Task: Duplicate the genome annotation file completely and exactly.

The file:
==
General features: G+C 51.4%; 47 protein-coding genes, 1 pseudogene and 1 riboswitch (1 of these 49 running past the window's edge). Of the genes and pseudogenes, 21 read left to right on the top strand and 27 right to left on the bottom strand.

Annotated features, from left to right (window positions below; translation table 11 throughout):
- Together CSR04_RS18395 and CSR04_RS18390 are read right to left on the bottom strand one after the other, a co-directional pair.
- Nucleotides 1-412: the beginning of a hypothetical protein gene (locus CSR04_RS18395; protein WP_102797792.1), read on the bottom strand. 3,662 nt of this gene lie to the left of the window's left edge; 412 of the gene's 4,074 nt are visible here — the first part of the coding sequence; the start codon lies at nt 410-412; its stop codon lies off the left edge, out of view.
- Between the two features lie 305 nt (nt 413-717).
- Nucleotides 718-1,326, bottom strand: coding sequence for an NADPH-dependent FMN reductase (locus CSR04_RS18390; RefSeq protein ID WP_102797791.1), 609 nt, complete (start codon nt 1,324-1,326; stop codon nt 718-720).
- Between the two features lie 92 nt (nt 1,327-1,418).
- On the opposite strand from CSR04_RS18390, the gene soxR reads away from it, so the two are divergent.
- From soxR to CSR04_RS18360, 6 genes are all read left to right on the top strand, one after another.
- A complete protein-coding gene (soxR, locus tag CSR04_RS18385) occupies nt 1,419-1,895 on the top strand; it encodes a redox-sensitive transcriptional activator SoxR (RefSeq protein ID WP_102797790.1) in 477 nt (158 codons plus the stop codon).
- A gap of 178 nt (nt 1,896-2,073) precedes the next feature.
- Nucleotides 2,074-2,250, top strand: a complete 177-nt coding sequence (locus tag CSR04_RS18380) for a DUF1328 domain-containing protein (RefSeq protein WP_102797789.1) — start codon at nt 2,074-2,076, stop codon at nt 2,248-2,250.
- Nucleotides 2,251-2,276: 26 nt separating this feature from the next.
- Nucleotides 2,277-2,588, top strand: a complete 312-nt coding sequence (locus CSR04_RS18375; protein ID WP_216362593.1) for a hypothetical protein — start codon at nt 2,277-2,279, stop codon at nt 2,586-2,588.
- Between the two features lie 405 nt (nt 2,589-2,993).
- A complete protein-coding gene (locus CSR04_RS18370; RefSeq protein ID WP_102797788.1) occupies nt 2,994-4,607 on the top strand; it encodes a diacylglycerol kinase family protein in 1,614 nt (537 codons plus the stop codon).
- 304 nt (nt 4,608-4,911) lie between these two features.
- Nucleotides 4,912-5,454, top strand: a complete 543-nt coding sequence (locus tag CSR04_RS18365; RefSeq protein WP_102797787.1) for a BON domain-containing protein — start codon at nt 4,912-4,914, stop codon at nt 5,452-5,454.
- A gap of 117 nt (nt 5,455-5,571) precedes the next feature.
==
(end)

General features: G+C 51.4%; 47 protein-coding genes, 1 pseudogene and 1 riboswitch (1 of these 49 running past the window's edge). Of the genes and pseudogenes, 21 read left to right on the top strand and 27 right to left on the bottom strand.

Annotated features, from left to right (window positions below; translation table 11 throughout):
- Together CSR04_RS18395 and CSR04_RS18390 are read right to left on the bottom strand one after the other, a co-directional pair.
- Nucleotides 1-412: the beginning of a hypothetical protein gene (locus CSR04_RS18395; protein WP_102797792.1), read on the bottom strand. 3,662 nt of this gene lie to the left of the window's left edge; 412 of the gene's 4,074 nt are visible here — the first part of the coding sequence; the start codon lies at nt 410-412; its stop codon lies off the left edge, out of view.
- Between the two features lie 305 nt (nt 413-717).
- Nucleotides 718-1,326, bottom strand: coding sequence for an NADPH-dependent FMN reductase (locus CSR04_RS18390; RefSeq protein ID WP_102797791.1), 609 nt, complete (start codon nt 1,324-1,326; stop codon nt 718-720).
- Between the two features lie 92 nt (nt 1,327-1,418).
- On the opposite strand from CSR04_RS18390, the gene soxR reads away from it, so the two are divergent.
- From soxR to CSR04_RS18360, 6 genes are all read left to right on the top strand, one after another.
- A complete protein-coding gene (soxR, locus tag CSR04_RS18385) occupies nt 1,419-1,895 on the top strand; it encodes a redox-sensitive transcriptional activator SoxR (RefSeq protein ID WP_102797790.1) in 477 nt (158 codons plus the stop codon).
- A gap of 178 nt (nt 1,896-2,073) precedes the next feature.
- Nucleotides 2,074-2,250, top strand: a complete 177-nt coding sequence (locus tag CSR04_RS18380) for a DUF1328 domain-containing protein (RefSeq protein WP_102797789.1) — start codon at nt 2,074-2,076, stop codon at nt 2,248-2,250.
- Nucleotides 2,251-2,276: 26 nt separating this feature from the next.
- Nucleotides 2,277-2,588, top strand: a complete 312-nt coding sequence (locus CSR04_RS18375; protein ID WP_216362593.1) for a hypothetical protein — start codon at nt 2,277-2,279, stop codon at nt 2,586-2,588.
- Between the two features lie 405 nt (nt 2,589-2,993).
- A complete protein-coding gene (locus CSR04_RS18370; RefSeq protein ID WP_102797788.1) occupies nt 2,994-4,607 on the top strand; it encodes a diacylglycerol kinase family protein in 1,614 nt (537 codons plus the stop codon).
- 304 nt (nt 4,608-4,911) lie between these two features.
- Nucleotides 4,912-5,454, top strand: a complete 543-nt coding sequence (locus tag CSR04_RS18365; RefSeq protein WP_102797787.1) for a BON domain-containing protein — start codon at nt 4,912-4,914, stop codon at nt 5,452-5,454.
- A gap of 117 nt (nt 5,455-5,571) precedes the next feature.